The Architects’ Registration Board (ARB) has voted to keep its annual retention fee for 2010 at £86
Following years of hikes, which has seen the annual fee balloon from £70 in 2004, the board decided not to raise its yearly charge. Instead, it has vowed to cut its own costs and ‘implement a number of efficiency savings’ by ‘streamlining both the Board’s own processes and its committee structure, as well as making greater use of email communications.’
ARB chair Beatrice Fraenkel said: ‘We all recognise the financial pressures architects are under in the current climate, and we took the view that we must try and avoid further financial burdens on the profession at the moment.’
She added: ‘We are delighted we have been able to hold the retention fee for 2010 without compromising our functions under the Architects Act, but we are also aware we have to ensure we have sufficient financial resources in place in 2011 and beyond so we can continue to deliver our statutory responsibilities.’
However, long-term ARB critic Ian Salisbury believes the board has only been able to freeze the fee due to its cash store. He said: ‘The Board has been able to freeze the retention fee due to the high level of its reserves. Now is the time, however, not for a freeze but for the Board to return its non-statutory functions to the RIBA and to halve the retention fee.’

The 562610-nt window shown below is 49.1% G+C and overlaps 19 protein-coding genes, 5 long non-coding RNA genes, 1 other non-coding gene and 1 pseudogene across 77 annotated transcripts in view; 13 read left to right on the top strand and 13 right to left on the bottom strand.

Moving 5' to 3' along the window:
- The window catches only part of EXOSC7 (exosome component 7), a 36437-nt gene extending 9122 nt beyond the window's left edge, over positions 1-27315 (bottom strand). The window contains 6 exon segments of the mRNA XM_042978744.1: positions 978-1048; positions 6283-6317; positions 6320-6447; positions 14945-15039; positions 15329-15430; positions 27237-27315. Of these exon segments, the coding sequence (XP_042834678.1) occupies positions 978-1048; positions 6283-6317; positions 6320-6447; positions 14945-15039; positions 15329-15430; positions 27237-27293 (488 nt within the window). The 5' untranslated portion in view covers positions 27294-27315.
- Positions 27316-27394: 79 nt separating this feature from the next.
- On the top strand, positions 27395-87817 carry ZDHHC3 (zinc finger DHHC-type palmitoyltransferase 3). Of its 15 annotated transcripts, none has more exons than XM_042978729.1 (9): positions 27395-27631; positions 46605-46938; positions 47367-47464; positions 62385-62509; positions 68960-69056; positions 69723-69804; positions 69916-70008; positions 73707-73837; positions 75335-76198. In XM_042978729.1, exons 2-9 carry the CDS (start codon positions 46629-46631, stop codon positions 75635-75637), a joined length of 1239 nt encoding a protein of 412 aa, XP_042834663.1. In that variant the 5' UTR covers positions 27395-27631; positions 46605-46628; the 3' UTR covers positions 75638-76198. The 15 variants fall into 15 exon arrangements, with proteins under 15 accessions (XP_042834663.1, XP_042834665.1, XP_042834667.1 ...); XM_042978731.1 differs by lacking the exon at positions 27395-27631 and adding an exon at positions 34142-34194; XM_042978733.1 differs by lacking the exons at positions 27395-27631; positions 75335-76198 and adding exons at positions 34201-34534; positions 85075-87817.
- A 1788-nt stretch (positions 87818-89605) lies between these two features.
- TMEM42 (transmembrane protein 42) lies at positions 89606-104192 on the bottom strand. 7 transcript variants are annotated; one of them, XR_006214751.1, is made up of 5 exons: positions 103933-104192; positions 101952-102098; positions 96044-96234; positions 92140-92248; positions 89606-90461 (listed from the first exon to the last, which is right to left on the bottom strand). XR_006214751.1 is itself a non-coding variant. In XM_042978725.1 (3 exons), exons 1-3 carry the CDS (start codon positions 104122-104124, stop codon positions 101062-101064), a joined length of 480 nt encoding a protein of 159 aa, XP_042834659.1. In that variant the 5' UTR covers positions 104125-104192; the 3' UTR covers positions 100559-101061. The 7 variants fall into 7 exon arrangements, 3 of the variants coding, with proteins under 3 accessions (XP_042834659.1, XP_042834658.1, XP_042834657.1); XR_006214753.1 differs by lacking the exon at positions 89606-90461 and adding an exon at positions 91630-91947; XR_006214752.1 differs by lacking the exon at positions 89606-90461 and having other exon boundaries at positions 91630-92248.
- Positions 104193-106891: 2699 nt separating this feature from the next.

Meanwhile, it has emerged that the number of resignations from the ARB register rose to 719 in 2008, an increase of 290 on the previous year.
A spokesman for the board said: ‘While the increased number of resignations this year may be seen as a direct result of the current economic climate, it is more likely… many resigned because they were already retired and wished to avoid paying an £8 increase in the ARB retention fee for 2009.’
At the end of July 2009 the number of architects on the register stood at 33,260, a rise of 547 since the end of 2008.